How creatives can combat 4 common mental health myths

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How creatives can combat 4 common mental health myths


Have you been feeling stuck in a rut? Drawing blanks in your creative meetings? Feeling overwhelmed by everyday work tasks you never used to think twice about?


Working in the creative industry has many benefits, but like any profession, it also has challenges. Whether you work in-house, for an agency or as a freelancer, the nature of creative work can be demanding and stressful.


Creatives are constantly battling with client expectations, deadlines and the pressure to always be ‘on’. So, if you think you’re struggling with your mental health, know you’re not alone. In fact, people working in the creative industries are three times more likely to suffer from mental health problems than the general public.


Tackling misunderstandings


We’re all told to focus on self-care and nurture our mental well-being. But we know that common myths and misconceptions can get in the way of us reaching out for a helping hand.


Let’s bust those myths…


Myth 1: it won’t affect me


One in four people will experience a mental health problem yearly in the UK. So, it’s safe to say mental health issues don’t discriminate — and they can present themselves differently for different people.


Myth 2: it’s a sign of weakness


Just because you can’t see mental health conditions like you would a broken arm, doesn’t mean they don’t need care, treatment and time for recovery — it’s not a matter of self-discipline or character.


Admitting you need help is one of the bravest things you can do.


Myth 3: you’re unemployable


Quite the opposite, in fact. From the outside, many people with mental health issues may look like they’re living their daily lives as usual, even excelling at their job to mask their anxiety, stress or depression…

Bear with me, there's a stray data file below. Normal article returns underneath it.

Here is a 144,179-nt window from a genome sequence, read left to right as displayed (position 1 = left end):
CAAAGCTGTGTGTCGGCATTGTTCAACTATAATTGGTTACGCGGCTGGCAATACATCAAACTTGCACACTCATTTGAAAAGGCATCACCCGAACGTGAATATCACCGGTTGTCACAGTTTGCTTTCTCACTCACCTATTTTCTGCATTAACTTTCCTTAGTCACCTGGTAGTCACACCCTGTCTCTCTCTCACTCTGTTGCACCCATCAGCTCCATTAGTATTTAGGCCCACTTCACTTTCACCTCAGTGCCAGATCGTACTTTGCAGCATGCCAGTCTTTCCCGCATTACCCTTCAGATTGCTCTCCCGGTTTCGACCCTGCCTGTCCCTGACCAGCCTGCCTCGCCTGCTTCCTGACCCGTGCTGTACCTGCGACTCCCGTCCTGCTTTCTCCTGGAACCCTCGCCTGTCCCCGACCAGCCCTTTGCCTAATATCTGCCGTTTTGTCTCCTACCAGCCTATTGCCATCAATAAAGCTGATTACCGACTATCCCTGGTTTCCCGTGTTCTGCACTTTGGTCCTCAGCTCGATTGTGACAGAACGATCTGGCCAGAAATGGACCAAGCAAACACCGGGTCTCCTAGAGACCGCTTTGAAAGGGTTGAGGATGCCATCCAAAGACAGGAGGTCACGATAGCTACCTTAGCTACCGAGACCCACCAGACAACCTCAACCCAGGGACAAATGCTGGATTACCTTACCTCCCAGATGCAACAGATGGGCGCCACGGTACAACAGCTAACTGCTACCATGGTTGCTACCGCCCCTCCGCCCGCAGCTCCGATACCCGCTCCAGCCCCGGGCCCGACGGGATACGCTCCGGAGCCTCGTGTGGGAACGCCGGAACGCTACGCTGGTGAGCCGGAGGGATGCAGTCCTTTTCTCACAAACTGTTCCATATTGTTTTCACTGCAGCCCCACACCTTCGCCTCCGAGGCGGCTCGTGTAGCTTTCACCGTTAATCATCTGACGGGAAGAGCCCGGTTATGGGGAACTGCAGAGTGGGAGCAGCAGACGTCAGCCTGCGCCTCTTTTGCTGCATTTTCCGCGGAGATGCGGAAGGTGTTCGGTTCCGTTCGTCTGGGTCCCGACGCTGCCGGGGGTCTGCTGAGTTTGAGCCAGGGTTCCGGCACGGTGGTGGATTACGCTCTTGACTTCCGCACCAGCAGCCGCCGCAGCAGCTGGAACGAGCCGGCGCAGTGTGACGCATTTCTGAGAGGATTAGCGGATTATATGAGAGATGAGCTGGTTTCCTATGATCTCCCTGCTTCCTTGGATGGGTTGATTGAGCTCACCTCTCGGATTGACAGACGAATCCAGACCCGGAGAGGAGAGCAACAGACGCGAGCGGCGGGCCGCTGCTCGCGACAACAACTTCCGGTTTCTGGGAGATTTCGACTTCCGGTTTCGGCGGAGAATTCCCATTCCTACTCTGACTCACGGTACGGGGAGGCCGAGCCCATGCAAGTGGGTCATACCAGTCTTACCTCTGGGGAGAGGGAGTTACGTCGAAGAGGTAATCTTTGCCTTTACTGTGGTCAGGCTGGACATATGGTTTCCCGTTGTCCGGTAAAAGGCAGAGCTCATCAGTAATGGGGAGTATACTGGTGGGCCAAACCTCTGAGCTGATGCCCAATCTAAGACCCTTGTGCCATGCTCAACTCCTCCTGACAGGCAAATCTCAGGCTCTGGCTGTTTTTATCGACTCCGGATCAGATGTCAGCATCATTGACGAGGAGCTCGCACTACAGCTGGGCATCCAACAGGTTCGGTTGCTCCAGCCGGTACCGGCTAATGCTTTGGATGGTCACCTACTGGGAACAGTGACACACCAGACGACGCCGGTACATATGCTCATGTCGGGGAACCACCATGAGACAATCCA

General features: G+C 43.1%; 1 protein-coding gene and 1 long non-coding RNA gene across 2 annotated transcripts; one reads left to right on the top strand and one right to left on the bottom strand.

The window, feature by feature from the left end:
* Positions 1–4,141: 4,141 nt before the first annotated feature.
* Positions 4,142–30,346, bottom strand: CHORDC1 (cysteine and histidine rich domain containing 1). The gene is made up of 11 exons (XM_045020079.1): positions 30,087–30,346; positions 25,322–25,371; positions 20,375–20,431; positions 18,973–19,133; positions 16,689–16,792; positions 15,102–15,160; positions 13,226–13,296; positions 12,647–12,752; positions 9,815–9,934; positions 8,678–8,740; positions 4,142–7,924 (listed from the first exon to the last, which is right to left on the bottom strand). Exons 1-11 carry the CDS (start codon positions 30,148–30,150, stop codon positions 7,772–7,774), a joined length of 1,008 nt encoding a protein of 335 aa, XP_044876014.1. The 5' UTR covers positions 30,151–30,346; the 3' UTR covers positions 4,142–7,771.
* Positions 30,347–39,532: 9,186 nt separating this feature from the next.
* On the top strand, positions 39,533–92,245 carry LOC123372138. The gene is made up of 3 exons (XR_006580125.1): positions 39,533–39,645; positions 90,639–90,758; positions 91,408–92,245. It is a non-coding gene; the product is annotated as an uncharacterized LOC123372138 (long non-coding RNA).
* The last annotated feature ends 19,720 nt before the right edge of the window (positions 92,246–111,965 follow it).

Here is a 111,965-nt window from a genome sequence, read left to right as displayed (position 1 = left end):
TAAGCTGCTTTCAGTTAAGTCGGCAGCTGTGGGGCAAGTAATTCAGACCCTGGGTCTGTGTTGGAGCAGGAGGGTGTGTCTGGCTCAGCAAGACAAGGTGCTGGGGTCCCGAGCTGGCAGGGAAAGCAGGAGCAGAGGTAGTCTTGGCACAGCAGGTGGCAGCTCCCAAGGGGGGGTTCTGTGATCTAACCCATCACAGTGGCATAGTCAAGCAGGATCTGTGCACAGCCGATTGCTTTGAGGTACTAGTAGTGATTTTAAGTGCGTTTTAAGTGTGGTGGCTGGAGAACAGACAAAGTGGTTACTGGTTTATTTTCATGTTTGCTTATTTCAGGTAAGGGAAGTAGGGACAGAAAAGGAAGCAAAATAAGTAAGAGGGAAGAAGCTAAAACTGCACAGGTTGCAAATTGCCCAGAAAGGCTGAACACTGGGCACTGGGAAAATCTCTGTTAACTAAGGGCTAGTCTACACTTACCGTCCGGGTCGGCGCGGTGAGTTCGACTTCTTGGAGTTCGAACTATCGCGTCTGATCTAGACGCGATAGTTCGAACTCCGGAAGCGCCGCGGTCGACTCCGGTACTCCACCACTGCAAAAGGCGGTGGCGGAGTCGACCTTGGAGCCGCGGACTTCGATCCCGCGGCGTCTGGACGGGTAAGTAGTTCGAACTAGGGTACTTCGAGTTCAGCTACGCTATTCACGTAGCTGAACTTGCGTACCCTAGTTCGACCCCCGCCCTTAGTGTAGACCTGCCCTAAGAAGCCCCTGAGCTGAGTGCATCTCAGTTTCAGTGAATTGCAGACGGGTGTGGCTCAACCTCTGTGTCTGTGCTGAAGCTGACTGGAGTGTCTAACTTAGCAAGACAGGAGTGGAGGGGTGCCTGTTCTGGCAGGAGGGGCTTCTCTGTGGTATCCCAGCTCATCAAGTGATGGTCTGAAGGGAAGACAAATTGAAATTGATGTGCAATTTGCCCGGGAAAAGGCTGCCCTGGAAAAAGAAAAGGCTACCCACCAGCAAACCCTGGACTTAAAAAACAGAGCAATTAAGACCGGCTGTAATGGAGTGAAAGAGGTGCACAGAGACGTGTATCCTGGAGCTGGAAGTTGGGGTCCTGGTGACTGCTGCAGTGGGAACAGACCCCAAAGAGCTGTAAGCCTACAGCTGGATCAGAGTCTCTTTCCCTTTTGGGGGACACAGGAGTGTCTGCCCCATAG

However, being able to work doesn’t mean you should stop yourself from asking for help. Under the Equality Act 2010, mental health conditions are a protected characteristic under disability — so don’t let the fear of discrimination get in the way of speaking up about the problems you’re facing.


Asking for guidance can help you lead a more balanced life and continue to enjoy your creative role. And as work life continues to become more flexible, there are more opportunities to bend your working model to suit your needs — whether that’s only working from home or reducing your hours in the office to alleviate your feelings of stress and anxiety.


Myth 4: you should leave your personal life at the door


This sounds great in theory, but the phrase ignores that workers are multidimensional, social and emotional beings who experience personal worries, life changes and responsibilities outside their job role.


Bottling up our thoughts and feelings can be overwhelming — it can make us feel alone and exacerbate conditions such as depression and anxiety.


Although it can be hard to open up about our feelings, particularly at work, talking can be a big part of taking charge of our mental well-being and getting the help we need.